MOH recipient still wants to make contribution
July 21, 2011
JOINT BASE LEWIS-MCCHORD, Wash., July 21, 2011 -- Not everyone gets tips on penmanship from a president.
But then, not everyone is Sgt. 1st Class Leroy A. Petry, an Army Ranger and recent Medal of Honor recipient.
Petry lost his right hand in Afghanistan in 2008 throwing an enemy grenade away from himself and his fellow Rangers.
Since then he’s had to learn to use his left hand instead -- and helpful hints from lefty President Barack Obama are only part of Petry’s surreal experience since.
“I think it’s actually made me stronger. It’s given me a better outlook,” Petry said of his award at a press conference at 2nd Battalion, 75th Ranger Regiment Headquarters at Joint Base Lewis-McChord on Tuesday.
Petry, originally from Santa Fe, N.M., only recently returned from last week’s Medal of Honor award ceremony in Washington, D.C.
Since then Petry has been receiving a lot more attention, due in part to stopping in New York for a series of television appearances, including NBC’s “Today” show, “The Daily Show” and “Fox and Friends.”
Petry and his wife even dropped in on Washington Gov. Chris Gregoire Wednesday for a visit and tour of her office at the state capitol in Olympia.
But some of the things that have remained the same are who he is and what he does with wounded warriors at JBLM as part of the U.S. Special Operations Command Care Coalition.
“It won’t change me and how I help Soldiers,” he said.
In fact, Petry said he learns just as much from the wounded, injured and ill servicemembers he helps as they do from him. Watching them go through the recovery process bolsters his own, and reminds him why he stayed in the military after losing his hand.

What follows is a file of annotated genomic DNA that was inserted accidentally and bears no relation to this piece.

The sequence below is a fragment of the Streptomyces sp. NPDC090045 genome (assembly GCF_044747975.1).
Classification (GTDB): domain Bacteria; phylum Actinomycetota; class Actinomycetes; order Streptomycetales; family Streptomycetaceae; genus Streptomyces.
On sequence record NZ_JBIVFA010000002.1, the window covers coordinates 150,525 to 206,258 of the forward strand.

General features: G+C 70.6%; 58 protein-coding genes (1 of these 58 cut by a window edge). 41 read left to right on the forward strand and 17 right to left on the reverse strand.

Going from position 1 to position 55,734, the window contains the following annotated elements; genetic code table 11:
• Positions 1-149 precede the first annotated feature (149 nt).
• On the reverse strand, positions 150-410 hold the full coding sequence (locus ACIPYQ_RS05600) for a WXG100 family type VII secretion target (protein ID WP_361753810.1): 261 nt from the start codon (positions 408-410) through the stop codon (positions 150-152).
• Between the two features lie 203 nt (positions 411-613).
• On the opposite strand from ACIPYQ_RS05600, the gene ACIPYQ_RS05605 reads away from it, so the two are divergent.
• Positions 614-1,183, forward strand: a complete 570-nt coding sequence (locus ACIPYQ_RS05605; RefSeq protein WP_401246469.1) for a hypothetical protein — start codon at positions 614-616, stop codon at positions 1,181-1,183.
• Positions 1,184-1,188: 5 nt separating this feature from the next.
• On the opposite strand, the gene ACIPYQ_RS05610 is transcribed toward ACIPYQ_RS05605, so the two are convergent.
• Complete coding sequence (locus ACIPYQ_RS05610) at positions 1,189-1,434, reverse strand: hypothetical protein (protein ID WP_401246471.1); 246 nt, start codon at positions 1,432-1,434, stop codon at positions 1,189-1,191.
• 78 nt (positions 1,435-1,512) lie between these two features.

At one point after losing his hand, he considered getting out of the Army. He was receiving plenty of generous job offers that made him stop and think about what he really wanted out of life.
He found it wasn’t money and it wasn’t fame. It was making a contribution.
If anything, Petry hopes to use his position to aid other servicemembers.
“People look at you different. Your voice is heard a lot more,” Petry said. “I have an easier way into the ears of those who can change things,” he said.
He hopes that will be one of few lingering differences when he returns to work at JBLM in October. Right now strangers stop him to ask for pictures, and he isn’t letting his celebrity status get to him.
“Those who were in my life before know that I haven’t changed and I don’t plan on changing,” Petry said.
In fact, a lot of those people were waiting for him when he arrived at his home in Steilacoom, Wash., on Monday night. Friends of his four kids were holding homemade signs, and neighbors had laid out food in the driveway and decorated their houses and cars to welcome him back.
Petry’s Ranger buddies also help keep him humble, joking and teasing him as much as they ever did.
These are some of the people he considers his own heroes. Members of his community, Army leaders and others are the ones who keep him motivated.
In fact, he knows the real challenge of having the Medal of Honor is still ahead of him. While reading a book about past recipients, one comment stuck with him.
“It’s a lot easier to earn than it is to wear,” Petry said.